Help, sympathy come from near and far

July 24, 1995|By Gary Gately | Gary Gately,Sun Staff Writer

A cemetery donated five plots, one for each of the victims. Singer Michael Jackson appeared on CNN to express his sympathy. Strangers pitched in thousands of dollars to help family members of those killed by a car Thursday at a Woodlawn bus stop.

During morning services yesterday at a church near the site of the accident, the pastor spoke of God's love reflected in the outpouring of support for the family of the victims, four of them children.

"We talked about love today," said the Rev. Emmett C. Burns Jr., pastor of Rising Sun First Baptist Church in Woodlawn. "Love is giving. Love is sharing. Love is being there for people in moments of tragedy. I've seen the greatest outpouring of love of any single tragedy I've ever seen."

Flower shops donated casket sprays and heart-shaped arrangements. At a Sam's store in Woodlawn, employees left a bucket that filled with $1,300 in a day. Rite Aid employees contributed another $1,000.

People walking in off the street to the offices of a lawyer handling a fund for the families had donated $1,200 as of Friday. The next day, another 275 envelopes arrived, none of which had been opened as of yesterday.

Mayor Kurt L. Schmoke and Lt. Gov. Kathleen Kennedy Townsend called to offer condolences. Mr. Jackson took to the CNN airwaves early Friday to offer his. Strangers from as far away as Alabama offered money, sympathy, prayers.

And for another day, sympathizers filled the grassy hillside where a sports car hurdled a curb and killed the victims as they stood at a bus stop. Visitors left behind more flowers, stuffed rTC animals, balloons, messages of love.

Amid the grief, relatives and friends found strength in faith and love.

"What the family sees is love, and Jesus did say that love is the greatest gift that man has, and that's one of the things that the family has seen," said Peggy Jones Byrd, a family friend who organized a news conference outside Rising Sun First Baptist yesterday.

"In a time like this when you hear so many bad things about people and you see the lackadaisical approach they have when they take care of day-to-day business, you find that God is still alive," she said, her voice cracking.

"When something like this happens, people immediately come to aid you. It's one of the most awesome things to ever have been a part of."

Trying to come to grips with the accident, Mr. Burns had a message for 250 members of his congregation:

"This was not God's will. This was man's doing. As happens, God will bring some good out of it. They did not die in vain; some good will come out of it. Everybody now will be more conscious."

Mr. Burns, also a state delegate, told young members of the congregation to drive more carefully, urged motorists to take down license plate numbers and report speeding drivers and said he will push to increase funding for police.

Some family members attended the news conference but struggled to find words.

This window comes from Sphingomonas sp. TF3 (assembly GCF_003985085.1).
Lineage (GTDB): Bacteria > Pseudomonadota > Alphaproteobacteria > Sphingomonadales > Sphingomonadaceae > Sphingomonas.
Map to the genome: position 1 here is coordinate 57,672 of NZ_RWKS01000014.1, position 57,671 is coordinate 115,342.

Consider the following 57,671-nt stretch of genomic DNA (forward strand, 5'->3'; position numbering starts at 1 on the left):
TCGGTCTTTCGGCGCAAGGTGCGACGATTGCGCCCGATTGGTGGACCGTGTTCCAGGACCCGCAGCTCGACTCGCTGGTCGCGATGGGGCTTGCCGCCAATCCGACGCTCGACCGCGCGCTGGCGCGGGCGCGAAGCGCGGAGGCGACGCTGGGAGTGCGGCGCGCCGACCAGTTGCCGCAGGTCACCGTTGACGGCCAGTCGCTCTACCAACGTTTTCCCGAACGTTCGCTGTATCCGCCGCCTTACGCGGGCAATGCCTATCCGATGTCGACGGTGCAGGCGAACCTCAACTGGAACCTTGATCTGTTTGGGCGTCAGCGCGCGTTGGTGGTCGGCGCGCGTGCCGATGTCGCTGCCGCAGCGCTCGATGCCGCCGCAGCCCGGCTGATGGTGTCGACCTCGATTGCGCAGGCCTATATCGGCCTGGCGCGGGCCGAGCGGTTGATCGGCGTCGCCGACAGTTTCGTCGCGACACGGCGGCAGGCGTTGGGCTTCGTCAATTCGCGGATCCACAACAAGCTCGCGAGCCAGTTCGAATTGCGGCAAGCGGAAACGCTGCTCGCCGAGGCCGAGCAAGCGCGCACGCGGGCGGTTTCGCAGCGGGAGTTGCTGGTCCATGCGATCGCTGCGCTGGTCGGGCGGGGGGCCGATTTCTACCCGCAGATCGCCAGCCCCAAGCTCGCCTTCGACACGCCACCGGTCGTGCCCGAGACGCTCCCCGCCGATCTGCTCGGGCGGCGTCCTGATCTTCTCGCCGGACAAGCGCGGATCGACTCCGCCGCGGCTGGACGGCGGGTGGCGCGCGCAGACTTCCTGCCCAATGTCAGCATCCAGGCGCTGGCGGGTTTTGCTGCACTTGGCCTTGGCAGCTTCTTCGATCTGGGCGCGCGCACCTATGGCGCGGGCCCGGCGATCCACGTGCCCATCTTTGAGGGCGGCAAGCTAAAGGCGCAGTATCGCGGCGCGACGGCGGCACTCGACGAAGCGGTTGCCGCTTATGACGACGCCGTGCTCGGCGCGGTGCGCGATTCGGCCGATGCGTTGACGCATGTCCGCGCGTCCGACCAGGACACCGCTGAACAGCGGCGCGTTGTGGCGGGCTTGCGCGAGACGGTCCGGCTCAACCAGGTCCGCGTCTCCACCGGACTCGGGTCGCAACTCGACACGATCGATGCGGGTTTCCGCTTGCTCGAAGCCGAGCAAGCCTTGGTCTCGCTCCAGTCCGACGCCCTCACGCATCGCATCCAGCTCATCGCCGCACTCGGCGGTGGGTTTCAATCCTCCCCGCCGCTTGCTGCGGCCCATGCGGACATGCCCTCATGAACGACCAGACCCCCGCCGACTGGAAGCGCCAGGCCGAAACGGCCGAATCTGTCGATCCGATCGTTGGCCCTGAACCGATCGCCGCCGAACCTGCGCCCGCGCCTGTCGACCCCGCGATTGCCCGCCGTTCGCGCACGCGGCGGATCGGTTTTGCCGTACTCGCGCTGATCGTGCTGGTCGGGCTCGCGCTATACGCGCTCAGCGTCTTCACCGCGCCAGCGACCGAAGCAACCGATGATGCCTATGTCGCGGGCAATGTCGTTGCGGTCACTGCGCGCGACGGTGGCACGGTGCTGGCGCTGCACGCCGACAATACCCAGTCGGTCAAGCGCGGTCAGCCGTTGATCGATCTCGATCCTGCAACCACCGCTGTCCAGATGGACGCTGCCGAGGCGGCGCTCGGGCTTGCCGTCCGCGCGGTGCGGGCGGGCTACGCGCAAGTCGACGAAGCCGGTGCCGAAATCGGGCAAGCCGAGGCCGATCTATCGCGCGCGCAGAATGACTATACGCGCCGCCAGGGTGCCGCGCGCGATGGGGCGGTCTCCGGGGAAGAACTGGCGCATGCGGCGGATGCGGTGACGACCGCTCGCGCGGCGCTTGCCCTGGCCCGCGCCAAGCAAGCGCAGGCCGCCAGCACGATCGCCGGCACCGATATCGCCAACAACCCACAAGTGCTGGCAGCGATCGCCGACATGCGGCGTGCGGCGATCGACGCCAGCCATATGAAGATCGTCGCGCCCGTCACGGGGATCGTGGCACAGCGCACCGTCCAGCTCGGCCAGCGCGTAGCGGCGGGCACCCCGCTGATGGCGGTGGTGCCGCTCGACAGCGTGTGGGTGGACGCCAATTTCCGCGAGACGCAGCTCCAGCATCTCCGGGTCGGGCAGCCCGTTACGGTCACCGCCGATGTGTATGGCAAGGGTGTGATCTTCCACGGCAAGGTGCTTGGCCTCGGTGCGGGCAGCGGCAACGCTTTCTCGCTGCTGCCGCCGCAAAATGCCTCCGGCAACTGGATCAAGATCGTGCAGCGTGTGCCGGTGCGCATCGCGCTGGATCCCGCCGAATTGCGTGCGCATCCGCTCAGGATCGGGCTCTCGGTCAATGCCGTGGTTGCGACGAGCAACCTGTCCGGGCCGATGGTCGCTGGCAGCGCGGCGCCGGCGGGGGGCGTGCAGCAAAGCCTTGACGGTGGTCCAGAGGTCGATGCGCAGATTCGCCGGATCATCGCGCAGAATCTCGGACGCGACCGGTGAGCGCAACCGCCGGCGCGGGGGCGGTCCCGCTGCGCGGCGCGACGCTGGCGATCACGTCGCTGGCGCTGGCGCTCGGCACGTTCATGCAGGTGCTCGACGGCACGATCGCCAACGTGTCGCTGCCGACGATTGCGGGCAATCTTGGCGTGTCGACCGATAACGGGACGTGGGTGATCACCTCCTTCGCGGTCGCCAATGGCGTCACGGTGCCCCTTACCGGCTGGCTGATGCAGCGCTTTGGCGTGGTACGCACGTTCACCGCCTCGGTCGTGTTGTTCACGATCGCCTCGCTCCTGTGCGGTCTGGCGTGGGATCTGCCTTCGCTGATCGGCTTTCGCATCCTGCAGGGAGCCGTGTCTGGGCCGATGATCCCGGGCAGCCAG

Kerry Anne Dorsey, who lost her daughter and two grandchildren, said, "We just appreciate everything," before breaking down into tears.

Kim Linair Dorsey, 25, and her two daughters, 3-year-old Chanell and 7-year-old Keisha, were killed as they waited for a bus on Woodlawn Drive.

Mrs. Dorsey's 8-year-old stepson, Charles Edgar Dorsey V, was listed in good condition yesterday at the Johns Hopkins Children's Center, being treated for a punctured lung and broken leg.

Karen Fields, 26, ran to safety, pulling her 8-year-old son Michael out of the path of the red 1988 Mazda MX6 driven by Raymond Charles Haney, 32. Mrs. Fields' two other children, Jasmine Little, 4, and Darrian Hough, 8, died in the crash.

All the victims were members of an extended family.

Baltimore County prosecutors have said they will await the results of the police investigation before deciding whether auto manslaughter charges will be sought against Mr. Haney.

Police say a final report to prosecutors probably would take at least a month.

A public viewing was planned from 8 a.m. to 9 p.m. today at March Funeral Home, 4300 Wabash Ave.

Tomorrow, at least 300 relatives are expected to attend a private funeral at noon at Rising Sun Baptist.

A public viewing is scheduled from 8 a.m. to 11 a.m. tomorrow at the church, at 2211 St. Luke's Lane, followed by a private family hour.

The victims will be buried at Woodlawn Memorial Cemetery, one of several Baltimore-area cemeteries that offered to donate gravesites.

Yesterday, Mr. Burns said he was thinking long and hard about what to say at tomorrow's services.

"I'm praying for strength," he said, "and I'm praying that I may have the wisdom to say the right thing to comfort this family."

The victims, he left to God.

"They are in a much better place, they are," he said.

Donations may be sent to the Dorsey/Fields Fund, in care of Bryan H. Potts, 1102 Court Square Building, Baltimore 21202. Information: 727-8666.

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